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Civil War Widows

From: Radio Diaries
Length: 12:59

Alberta Martin and Daisy Anderson are the last living Civil War Widows. Read the full description.

Daisyanderson_small More than 135 years ago, Union troops clashed with Confederates at Gettysburg, Pennsylvania. The battle marked the beginning of the end for the Confederacy. At that same battlefield in 1997, Daisy Anderson and Alberta Martin first met. They had come to Gettysburg to be honored as the last known living Civil War widows. If the notion of a living Civil War widow seems confusing, we should explain that both women married in their early 20's. Their husbands were near 80. Alberta Martin and Daisy Anderson?of course?were not alive during the Civil War. But for many people they are the closest thing we've got.

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Piece Description

More than 135 years ago, Union troops clashed with Confederates at Gettysburg, Pennsylvania. The battle marked the beginning of the end for the Confederacy. At that same battlefield in 1997, Daisy Anderson and Alberta Martin first met. They had come to Gettysburg to be honored as the last known living Civil War widows. If the notion of a living Civil War widow seems confusing, we should explain that both women married in their early 20's. Their husbands were near 80. Alberta Martin and Daisy Anderson?of course?were not alive during the Civil War. But for many people they are the closest thing we've got.

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Review of Civil War Widows

The voices of the women are really incredible--brought tears to my eyes-- their accents, their choices of words are really emblematic of another era and place. The producer does a great job mirroring their two stories, reminding us that despite the great divide between North and South, black and white, the joys/comforts of marraige and the hardships of the Great Depression were shared across the country.The other reviewer is right is saying that it's really not a piece on the Civil War, but rather a very honest portrait of two women-- the story of 20-some year old women marrying 80+ men in the early 1900s is inherently pretty fascinating. My only criticism is that I would have preferred a shorter narrative lead in and lead out.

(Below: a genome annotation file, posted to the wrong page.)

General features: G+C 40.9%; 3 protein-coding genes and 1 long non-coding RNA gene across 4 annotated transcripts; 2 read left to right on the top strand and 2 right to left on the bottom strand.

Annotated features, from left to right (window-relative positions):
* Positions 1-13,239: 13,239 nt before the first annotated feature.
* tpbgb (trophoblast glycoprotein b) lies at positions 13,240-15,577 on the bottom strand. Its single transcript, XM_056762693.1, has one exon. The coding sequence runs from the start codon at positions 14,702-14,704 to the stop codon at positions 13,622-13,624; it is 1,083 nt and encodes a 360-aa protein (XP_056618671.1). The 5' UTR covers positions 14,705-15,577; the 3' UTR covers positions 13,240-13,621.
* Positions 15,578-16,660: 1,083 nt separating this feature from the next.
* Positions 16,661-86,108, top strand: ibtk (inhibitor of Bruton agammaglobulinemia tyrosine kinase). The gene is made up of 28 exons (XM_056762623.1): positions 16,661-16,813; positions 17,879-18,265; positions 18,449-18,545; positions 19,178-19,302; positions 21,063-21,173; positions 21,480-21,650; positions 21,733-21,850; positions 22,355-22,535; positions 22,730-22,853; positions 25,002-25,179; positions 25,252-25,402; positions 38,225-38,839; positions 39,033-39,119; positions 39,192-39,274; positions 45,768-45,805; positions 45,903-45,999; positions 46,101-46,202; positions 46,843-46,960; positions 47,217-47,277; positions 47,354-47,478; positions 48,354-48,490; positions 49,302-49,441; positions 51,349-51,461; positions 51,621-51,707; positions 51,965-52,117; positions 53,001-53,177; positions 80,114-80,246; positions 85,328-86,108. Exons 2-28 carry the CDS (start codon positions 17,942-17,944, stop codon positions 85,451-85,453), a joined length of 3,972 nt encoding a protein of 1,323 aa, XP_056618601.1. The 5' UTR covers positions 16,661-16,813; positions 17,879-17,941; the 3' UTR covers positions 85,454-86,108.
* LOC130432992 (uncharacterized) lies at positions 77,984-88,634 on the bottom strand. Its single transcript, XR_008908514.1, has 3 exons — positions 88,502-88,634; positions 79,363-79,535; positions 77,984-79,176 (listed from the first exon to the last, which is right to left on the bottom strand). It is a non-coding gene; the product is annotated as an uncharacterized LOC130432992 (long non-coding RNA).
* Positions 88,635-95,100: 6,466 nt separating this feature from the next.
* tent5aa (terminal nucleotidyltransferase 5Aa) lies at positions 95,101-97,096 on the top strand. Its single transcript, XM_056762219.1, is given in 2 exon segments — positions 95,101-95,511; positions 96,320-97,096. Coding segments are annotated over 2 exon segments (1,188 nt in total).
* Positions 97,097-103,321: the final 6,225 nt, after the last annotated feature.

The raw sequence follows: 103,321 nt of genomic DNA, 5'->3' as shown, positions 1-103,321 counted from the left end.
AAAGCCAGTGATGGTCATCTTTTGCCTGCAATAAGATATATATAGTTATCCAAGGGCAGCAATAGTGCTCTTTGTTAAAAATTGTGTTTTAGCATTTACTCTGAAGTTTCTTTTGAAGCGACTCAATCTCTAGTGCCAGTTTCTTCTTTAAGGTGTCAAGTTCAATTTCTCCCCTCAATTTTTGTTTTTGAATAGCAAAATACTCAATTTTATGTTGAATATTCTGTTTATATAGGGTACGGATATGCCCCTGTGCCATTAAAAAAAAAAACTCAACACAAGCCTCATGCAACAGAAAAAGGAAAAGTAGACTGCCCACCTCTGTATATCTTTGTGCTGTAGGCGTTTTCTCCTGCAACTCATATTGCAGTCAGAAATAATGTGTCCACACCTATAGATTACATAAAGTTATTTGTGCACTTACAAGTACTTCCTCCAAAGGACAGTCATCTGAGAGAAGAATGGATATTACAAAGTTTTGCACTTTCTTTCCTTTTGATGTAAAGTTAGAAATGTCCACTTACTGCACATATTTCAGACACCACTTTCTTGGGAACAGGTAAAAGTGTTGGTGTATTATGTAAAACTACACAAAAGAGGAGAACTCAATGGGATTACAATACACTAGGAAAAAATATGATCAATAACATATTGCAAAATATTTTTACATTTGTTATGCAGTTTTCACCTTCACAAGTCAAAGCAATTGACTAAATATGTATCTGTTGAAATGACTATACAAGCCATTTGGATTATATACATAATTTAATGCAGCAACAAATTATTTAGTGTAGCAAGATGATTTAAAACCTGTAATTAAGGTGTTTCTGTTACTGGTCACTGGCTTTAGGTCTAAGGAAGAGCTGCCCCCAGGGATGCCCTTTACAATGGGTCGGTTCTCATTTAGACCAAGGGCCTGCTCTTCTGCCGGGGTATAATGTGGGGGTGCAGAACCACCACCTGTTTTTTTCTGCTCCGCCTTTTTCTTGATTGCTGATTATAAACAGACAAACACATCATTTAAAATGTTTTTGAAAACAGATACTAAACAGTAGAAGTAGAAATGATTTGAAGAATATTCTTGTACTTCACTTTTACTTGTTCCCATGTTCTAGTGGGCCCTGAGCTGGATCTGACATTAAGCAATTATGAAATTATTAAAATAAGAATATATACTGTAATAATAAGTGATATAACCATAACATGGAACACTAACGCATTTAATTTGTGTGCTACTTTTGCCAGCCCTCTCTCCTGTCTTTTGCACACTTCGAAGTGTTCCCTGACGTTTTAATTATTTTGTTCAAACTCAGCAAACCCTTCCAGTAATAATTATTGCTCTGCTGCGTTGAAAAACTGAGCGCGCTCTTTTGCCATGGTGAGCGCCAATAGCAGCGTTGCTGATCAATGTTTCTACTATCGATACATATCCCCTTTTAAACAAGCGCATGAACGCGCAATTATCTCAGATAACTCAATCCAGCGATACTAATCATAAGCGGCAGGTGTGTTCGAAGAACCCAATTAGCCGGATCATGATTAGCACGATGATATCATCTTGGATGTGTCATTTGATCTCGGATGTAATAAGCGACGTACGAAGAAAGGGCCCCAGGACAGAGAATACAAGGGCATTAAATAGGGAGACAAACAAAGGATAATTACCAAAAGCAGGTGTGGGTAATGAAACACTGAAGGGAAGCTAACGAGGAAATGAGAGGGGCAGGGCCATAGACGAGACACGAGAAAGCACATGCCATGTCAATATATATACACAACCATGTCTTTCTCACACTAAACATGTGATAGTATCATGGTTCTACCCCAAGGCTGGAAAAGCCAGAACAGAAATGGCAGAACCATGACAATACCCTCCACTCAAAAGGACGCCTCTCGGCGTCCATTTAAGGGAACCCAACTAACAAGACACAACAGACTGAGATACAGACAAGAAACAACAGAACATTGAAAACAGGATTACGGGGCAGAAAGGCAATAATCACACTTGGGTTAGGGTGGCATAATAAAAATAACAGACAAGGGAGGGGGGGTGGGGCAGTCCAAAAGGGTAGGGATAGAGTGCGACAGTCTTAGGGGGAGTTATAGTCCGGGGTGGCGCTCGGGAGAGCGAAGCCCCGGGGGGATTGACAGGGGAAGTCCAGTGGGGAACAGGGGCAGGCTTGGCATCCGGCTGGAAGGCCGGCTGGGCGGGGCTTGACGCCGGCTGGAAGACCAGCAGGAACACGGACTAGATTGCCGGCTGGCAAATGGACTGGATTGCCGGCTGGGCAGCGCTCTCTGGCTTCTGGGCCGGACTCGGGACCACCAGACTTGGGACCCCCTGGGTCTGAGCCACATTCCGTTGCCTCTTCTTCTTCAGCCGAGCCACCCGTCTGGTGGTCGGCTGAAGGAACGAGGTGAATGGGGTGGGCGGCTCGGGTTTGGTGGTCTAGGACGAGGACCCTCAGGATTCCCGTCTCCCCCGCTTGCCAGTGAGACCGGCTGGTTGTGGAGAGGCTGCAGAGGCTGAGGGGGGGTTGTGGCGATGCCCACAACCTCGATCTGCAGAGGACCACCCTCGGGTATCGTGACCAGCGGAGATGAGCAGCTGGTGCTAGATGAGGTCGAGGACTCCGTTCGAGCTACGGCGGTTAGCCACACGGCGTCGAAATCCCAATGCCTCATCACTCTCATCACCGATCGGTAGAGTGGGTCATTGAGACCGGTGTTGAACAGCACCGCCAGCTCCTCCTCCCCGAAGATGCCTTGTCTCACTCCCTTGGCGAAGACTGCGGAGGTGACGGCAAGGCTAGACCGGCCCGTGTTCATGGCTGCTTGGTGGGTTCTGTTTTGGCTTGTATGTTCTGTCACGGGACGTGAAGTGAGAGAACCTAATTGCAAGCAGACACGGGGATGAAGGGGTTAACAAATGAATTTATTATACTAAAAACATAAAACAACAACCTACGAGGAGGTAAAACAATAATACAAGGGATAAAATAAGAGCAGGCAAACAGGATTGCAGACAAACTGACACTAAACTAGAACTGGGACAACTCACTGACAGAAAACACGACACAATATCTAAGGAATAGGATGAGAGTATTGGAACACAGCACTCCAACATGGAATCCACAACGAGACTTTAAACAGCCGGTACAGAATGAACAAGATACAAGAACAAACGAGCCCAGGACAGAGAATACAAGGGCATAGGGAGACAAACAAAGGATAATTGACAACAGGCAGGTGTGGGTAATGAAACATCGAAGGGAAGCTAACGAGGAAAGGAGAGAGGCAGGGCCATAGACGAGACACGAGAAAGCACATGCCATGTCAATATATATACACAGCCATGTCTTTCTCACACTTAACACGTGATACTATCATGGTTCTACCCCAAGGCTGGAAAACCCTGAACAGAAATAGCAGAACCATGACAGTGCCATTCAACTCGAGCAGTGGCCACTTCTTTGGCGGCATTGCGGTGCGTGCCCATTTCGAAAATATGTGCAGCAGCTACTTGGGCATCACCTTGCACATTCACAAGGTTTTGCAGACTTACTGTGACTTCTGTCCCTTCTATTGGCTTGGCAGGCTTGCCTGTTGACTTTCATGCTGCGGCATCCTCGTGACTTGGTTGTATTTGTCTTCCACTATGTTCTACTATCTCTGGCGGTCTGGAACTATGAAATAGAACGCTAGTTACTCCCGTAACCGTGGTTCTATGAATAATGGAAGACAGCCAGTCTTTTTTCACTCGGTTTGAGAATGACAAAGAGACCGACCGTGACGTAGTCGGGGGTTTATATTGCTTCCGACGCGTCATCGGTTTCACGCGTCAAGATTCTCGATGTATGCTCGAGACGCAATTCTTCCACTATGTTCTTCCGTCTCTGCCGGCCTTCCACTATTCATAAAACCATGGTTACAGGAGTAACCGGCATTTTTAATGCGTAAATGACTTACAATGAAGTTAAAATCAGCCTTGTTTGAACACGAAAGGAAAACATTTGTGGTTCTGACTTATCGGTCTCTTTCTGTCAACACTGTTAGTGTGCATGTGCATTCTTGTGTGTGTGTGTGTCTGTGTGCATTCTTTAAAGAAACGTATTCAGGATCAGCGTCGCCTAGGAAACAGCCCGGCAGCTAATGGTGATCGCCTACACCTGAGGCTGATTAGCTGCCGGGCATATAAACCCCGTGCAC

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Review of Civil War Widows

What a subject ! I'm listening to this late and it's a perfect bedtime story. While neither widow has much to say about the civil war, it doesn't matter an iota. Their stories are SO captivating and eloquently revealed. Richman is an unobtrusive narrator: he lets both stories waltz to their own music til the end, when he reappears with the insider's quirky coda.
This is great for Black history month, valentine's day, and for no good reason other than a good story, like bedtime.
vm

Transcript

Civil War Widows
All Things Considered (NPR) 7/1/1998

ROBERT SIEGEL, HOST: This is All Things Considered. I'm Robert Siegel.

NOAH ADAMS, HOST: And I'm Noah Adams. On this day 135 years ago, Union troops clashed with Confederates at Gettysburg, Pennsylvania. The fighting at Gettysburg would mark the beginning of the end for the Confederacy. At that same battlefield one year ago today, Daisy Anderson and Alberta Martin first met. They had come to Gettysburg to be honored as the last known living Civil War widows. Both women married in their early 20s. Their husbands were near 80. Alberta Martin and Daisy Anderson of course were not alive during the Civil War, but they married into history. Producer Joe Richman visited both women this year and put together an oral history of these two Civil War widows.

JOE RICHMAN, PRODUCER: There's the concept of a parallel universe --- that so...
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